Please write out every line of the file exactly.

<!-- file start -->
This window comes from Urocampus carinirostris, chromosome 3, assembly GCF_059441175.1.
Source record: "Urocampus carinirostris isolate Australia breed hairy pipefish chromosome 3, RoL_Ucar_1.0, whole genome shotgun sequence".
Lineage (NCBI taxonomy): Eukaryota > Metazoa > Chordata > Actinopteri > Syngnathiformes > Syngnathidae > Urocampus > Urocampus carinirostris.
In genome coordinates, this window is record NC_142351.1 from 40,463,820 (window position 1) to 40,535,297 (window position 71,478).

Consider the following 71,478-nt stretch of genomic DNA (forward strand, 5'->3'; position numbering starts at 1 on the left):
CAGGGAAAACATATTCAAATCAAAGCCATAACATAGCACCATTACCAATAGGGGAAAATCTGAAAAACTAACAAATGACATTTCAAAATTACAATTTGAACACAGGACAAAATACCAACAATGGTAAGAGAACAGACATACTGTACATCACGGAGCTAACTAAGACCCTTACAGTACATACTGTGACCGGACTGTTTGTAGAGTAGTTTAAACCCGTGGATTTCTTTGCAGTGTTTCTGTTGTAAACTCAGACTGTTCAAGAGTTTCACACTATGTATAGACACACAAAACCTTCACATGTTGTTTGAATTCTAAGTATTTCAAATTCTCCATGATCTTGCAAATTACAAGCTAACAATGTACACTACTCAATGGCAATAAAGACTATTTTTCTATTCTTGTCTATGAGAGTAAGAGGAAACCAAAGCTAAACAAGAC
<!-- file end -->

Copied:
This window comes from Urocampus carinirostris, chromosome 3, assembly GCF_059441175.1.
Source record: "Urocampus carinirostris isolate Australia breed hairy pipefish chromosome 3, RoL_Ucar_1.0, whole genome shotgun sequence".
Lineage (NCBI taxonomy): Eukaryota > Metazoa > Chordata > Actinopteri > Syngnathiformes > Syngnathidae > Urocampus > Urocampus carinirostris.
In genome coordinates, this window is record NC_142351.1 from 40,463,820 (window position 1) to 40,535,297 (window position 71,478).

Consider the following 71,478-nt stretch of genomic DNA (forward strand, 5'->3'; position numbering starts at 1 on the left):
CAGGGAAAACATATTCAAATCAAAGCCATAACATAGCACCATTACCAATAGGGGAAAATCTGAAAAACTAACAAATGACATTTCAAAATTACAATTTGAACACAGGACAAAATACCAACAATGGTAAGAGAACAGACATACTGTACATCACGGAGCTAACTAAGACCCTTACAGTACATACTGTGACCGGACTGTTTGTAGAGTAGTTTAAACCCGTGGATTTCTTTGCAGTGTTTCTGTTGTAAACTCAGACTGTTCAAGAGTTTCACACTATGTATAGACACACAAAACCTTCACATGTTGTTTGAATTCTAAGTATTTCAAATTCTCCATGATCTTGCAAATTACAAGCTAACAATGTACACTACTCAATGGCAATAAAGACTATTTTTCTATTCTTGTCTATGAGAGTAAGAGGAAACCAAAGCTAAACAAGAC